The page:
Migratory birds have always had a certain theoretical romance. But during the past two years I have started looking at Black-bellied Plovers with legitimate longing and even a certain jealousy. This bird might just have flown in from the Russian tundra when I took these pics. Vast worlds are open to it that are completely closed to me. A viral pandemic washes over the anthroposphere, and forces it to a halt. People become prisoners in urban apartments, or on strange islands; their arrogant mobility suddenly stripped from them. Meanwhile, the plovers continue to follow their ancient paths through the sky. Fragile but free. Knowing lack but self-sufficient. Vulnerable but unafraid. Biding their time until the demise of the naked apes and their shotguns and nets.
11 APRIL 2021 | CRAB PLOVER
Although my travel has been severely restricted during the pandemic, I have enjoyed many trips to local mudflats to watch Crab Plovers, along with other shorebirds. This bird is endlessly weird and fascinating, and is at its best in full breeding plumage, like this individual, photographed in February.
17 JULY 2020 | LION & SOUTHERN ORYX
One of the most remarkable moments and favorite photos from my last decade of guiding. Arriving at Salvadora waterhole, in Namibia's Etosha NP, something felt strange. After a few minutes of wating, a lion's head appeared, then disappeared in an impossibly tiny clump of grass next to the waterhold. After another 30 minutes of waiting, a young Southern Oryx walked into the trap. It took a bit of a chase, but the lion eventually took down the oryx, and immediately afterwards, another EIGHT lions appeared from the surrounding landscape, and quickly devoured the hapless antelope. This photo shows the chase, which seemed like it lasted for hours, but in reality was only a few seconds.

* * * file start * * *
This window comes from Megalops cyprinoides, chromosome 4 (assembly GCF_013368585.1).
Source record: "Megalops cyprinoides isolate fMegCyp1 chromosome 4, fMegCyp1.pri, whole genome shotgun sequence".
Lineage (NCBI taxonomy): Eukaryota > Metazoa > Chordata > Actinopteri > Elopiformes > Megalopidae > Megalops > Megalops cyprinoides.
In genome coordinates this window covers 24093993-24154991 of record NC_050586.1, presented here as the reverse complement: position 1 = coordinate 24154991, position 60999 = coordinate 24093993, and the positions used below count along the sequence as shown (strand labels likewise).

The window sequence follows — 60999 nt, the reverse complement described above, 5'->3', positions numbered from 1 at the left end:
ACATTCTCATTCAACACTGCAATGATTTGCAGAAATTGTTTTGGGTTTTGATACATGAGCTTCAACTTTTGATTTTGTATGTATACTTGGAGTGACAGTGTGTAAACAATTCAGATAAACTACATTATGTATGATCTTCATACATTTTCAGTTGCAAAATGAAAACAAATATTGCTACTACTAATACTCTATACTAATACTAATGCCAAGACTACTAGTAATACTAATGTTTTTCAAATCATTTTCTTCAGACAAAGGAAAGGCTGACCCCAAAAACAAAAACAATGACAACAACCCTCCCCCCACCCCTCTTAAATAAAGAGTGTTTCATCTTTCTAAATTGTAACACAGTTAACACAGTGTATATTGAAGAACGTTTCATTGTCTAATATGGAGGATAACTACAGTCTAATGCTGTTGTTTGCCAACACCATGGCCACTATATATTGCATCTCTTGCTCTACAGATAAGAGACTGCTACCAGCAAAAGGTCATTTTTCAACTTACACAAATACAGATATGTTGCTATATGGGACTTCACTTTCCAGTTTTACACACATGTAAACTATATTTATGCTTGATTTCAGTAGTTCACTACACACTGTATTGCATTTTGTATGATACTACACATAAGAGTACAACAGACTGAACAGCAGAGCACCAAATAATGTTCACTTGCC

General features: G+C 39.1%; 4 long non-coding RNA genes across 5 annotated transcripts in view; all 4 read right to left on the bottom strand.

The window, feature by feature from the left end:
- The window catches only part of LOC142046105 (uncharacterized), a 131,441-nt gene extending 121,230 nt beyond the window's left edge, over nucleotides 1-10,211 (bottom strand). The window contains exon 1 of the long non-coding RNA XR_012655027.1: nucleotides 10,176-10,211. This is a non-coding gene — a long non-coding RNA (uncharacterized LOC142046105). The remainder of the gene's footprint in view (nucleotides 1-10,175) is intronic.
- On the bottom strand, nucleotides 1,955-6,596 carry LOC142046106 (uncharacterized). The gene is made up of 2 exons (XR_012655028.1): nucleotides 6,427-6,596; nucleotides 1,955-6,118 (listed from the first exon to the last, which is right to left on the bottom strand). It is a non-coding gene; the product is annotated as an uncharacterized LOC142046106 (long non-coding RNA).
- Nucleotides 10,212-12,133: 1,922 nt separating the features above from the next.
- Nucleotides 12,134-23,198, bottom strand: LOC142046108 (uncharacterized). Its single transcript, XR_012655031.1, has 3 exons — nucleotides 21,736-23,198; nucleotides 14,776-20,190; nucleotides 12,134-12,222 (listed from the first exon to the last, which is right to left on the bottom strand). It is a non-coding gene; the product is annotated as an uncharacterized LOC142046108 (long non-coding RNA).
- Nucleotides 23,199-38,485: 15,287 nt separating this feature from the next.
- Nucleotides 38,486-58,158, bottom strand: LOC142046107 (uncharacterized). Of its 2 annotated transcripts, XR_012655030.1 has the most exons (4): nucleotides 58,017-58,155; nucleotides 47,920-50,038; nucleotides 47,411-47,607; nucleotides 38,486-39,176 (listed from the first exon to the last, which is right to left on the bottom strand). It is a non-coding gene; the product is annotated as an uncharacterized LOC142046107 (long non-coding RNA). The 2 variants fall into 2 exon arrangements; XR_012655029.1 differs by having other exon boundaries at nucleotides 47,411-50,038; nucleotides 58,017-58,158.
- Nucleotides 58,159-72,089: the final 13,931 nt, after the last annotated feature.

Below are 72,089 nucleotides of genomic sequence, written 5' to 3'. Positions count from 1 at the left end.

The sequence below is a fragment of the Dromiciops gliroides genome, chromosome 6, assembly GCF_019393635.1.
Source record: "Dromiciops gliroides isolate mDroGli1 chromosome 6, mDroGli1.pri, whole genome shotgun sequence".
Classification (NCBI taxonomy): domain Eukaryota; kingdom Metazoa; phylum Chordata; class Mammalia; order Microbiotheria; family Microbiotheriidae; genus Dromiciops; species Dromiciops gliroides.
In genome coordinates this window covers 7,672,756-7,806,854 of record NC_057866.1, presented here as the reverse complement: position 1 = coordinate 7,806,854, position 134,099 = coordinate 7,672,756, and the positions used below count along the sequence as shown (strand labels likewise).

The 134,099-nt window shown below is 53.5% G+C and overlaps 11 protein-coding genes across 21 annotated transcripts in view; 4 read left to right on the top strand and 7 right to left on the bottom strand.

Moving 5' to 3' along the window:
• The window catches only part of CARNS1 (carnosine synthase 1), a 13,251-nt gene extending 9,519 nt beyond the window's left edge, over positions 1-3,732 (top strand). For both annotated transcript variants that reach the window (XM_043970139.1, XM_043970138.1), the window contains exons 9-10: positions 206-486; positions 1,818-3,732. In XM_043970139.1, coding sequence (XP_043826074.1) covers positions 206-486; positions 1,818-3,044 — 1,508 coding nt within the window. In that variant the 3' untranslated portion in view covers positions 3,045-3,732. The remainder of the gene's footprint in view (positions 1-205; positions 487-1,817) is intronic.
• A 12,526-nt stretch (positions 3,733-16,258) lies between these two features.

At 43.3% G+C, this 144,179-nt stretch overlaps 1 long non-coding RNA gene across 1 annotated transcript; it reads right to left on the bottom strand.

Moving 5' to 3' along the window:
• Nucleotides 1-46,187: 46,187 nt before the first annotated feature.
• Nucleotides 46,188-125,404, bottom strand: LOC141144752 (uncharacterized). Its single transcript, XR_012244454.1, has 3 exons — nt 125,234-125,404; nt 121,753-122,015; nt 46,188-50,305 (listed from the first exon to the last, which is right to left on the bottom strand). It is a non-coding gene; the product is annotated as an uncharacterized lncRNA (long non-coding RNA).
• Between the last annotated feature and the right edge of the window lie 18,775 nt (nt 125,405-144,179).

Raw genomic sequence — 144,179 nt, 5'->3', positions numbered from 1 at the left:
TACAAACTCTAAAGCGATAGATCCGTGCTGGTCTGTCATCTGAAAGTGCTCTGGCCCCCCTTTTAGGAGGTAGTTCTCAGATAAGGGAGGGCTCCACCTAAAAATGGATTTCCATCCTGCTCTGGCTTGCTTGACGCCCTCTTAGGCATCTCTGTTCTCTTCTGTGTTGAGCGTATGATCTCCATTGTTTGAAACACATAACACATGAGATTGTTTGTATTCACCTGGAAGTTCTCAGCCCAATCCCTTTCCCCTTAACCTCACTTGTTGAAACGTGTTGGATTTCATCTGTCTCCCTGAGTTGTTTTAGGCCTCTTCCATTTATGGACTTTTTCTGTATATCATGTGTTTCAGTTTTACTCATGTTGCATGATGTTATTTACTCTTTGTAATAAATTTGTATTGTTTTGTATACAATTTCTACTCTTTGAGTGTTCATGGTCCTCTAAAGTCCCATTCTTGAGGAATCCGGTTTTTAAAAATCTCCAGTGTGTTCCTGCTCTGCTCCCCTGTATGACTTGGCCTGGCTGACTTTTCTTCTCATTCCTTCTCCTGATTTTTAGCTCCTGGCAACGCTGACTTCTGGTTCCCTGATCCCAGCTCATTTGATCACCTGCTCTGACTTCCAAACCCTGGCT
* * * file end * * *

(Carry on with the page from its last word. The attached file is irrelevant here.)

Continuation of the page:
10 JULY 2020 | FLAMECREST
The pandemic has given me much more time than I would normally have. I have poured some of it into creating this website! A year ago, I was just returning home from a wonderful short trip to Taiwan. Saw all the endemic birds and photographed most of them, including this Flamecrest. Has to be the best member of the "Kinglet" family.